“Across the country, millions of women take the first step to escape family violence by calling the National Domestic Violence Hotline,” said Senator Biden. “The new technology made possible by the Connections Campaign will ensure that no battered woman, man or child gets a busy signal and no victim’s life is ever put on hold.”

You can read more here.

You can also watch Senator Biden talk about the hotline on Fox News here.

Fox and Friends

February 23rd, 2006

This morning, Senator Biden appeared on Fox News to discuss the tenth anniversary of the Domestic Violence Hotline, which Senator Biden helped create. Click the image below to watch the segment (there may be a short pause after clicking while the video file loads).

American Morning

February 23rd, 2006

This morning, Senator Biden appeared on CNN’s American Morning to discuss the transfer of American ports to an Arab company, as well as the tenth anniversary of the Domestic Violence Hotline, which Senator Biden helped create. Click the image below to watch the segment (there may be a short pause after clicking while the video file loads).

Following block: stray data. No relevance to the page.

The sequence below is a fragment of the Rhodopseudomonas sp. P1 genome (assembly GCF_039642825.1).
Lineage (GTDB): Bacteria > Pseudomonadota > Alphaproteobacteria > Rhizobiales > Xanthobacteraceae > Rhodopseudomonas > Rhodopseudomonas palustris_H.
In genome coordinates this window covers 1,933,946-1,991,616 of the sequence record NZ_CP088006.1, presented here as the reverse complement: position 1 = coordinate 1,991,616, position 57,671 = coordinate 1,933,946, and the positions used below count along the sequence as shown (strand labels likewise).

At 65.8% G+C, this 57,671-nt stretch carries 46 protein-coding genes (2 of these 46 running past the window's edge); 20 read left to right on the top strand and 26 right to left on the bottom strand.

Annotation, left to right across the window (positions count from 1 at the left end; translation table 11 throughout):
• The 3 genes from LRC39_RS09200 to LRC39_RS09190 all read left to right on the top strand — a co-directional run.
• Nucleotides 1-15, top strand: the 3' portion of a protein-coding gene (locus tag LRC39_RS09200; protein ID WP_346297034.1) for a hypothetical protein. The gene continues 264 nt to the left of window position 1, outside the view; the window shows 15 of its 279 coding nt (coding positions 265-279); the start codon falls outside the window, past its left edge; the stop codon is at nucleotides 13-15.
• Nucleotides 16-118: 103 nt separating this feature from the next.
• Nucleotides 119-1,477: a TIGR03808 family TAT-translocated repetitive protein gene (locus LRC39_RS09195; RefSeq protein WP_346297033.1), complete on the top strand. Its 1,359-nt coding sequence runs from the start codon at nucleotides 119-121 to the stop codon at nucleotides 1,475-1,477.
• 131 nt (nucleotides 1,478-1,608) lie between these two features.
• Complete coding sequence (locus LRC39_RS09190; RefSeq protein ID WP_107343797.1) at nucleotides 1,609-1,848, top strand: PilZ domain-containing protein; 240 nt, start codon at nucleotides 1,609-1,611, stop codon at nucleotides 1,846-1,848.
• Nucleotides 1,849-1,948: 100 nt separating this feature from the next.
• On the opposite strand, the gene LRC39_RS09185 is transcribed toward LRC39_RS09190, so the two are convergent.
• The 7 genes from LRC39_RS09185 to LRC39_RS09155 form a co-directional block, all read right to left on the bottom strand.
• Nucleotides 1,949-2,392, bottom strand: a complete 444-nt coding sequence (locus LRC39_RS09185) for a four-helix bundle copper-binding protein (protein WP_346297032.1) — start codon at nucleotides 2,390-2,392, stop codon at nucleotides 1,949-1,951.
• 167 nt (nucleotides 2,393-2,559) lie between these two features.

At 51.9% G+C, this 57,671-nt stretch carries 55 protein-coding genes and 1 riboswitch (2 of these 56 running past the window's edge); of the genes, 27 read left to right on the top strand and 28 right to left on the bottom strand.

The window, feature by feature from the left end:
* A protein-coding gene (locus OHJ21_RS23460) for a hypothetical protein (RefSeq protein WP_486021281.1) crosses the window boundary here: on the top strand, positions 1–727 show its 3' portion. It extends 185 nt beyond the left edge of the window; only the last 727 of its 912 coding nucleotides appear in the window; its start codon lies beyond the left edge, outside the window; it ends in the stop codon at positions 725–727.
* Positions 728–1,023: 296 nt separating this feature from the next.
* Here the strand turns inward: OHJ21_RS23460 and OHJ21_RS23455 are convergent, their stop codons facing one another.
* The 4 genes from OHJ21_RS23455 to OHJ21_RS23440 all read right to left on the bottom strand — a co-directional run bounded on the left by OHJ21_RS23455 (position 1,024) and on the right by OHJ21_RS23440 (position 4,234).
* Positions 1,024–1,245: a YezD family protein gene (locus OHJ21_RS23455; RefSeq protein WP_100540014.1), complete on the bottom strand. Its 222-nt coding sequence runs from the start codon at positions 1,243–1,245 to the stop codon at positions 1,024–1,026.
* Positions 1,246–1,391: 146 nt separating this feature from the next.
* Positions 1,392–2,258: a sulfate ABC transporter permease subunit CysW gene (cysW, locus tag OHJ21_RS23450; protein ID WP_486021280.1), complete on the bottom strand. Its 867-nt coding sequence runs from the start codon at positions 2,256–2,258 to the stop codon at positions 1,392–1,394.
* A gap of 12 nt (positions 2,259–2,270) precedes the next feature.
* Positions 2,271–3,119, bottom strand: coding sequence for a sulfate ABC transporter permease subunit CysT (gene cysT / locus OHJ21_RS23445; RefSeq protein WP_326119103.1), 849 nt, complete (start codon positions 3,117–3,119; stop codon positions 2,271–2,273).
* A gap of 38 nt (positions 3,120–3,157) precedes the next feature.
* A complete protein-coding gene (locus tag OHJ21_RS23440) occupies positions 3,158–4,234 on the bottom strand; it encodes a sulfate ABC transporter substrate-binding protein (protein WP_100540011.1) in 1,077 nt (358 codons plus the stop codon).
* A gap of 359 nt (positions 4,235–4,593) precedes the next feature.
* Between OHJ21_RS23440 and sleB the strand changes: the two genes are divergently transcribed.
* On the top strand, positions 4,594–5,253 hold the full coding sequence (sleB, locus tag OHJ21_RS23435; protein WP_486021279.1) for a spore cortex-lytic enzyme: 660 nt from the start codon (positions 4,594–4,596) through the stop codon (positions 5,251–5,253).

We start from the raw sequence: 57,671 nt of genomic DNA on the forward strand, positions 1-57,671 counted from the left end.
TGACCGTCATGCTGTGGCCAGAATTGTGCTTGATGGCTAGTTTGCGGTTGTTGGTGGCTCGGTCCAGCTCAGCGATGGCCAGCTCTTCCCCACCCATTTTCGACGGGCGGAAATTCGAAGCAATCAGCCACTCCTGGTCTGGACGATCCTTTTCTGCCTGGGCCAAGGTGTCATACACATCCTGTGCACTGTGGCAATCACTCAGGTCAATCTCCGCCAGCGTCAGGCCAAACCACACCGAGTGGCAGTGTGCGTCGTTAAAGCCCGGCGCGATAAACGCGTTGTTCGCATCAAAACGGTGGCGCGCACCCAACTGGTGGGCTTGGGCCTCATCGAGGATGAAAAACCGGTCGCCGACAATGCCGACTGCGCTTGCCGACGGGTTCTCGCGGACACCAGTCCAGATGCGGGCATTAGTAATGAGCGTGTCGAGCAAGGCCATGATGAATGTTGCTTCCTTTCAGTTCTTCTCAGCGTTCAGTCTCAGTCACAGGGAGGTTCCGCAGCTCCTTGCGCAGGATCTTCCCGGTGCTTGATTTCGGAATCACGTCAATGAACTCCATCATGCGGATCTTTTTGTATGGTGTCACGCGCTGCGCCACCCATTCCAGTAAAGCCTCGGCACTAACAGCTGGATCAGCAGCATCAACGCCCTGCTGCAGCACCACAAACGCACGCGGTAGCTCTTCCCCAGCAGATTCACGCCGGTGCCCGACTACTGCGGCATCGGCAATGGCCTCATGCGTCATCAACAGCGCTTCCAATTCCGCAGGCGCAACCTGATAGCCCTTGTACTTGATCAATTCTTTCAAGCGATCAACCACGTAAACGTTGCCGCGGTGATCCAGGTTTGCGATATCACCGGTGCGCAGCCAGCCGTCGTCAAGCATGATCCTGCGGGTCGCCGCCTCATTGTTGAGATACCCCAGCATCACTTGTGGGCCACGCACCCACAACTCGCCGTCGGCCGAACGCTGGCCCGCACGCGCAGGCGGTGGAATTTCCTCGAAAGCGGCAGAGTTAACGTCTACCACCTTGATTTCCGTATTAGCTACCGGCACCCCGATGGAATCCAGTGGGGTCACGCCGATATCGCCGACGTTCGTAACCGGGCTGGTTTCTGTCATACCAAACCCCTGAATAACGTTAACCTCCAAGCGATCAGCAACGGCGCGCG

February 17th, 2006

Yesterday, Senator Biden appeared on Hardball with Chris Matthews to discuss, among other things, whether the Senate Intelligence Committee should vote to hold an investigation into the National Security Agency’s domestic surveillance program. (There may be a short pause after clicking while the video file loads).

We need to know the facts

February 15th, 2006

In advance of the Senate Intelligence Committee’s upcoming business meeting tomorrow, U.S. Senator Joe Biden (D-DE) today urged the committee to open a thorough investigation into the NSA’s controversial wiretapping program.

“Everyone is for listening in on terrorist’s phone calls. But we don’t know who the NSA is listening to or the extent of the program. We need to know the facts. Is the Administration telling the truth?” said Biden. “The Senate Intelligence Committee must hold extensive hearings to get to the bottom of this.”

Read more here.

We need to know the facts

February 13th, 2006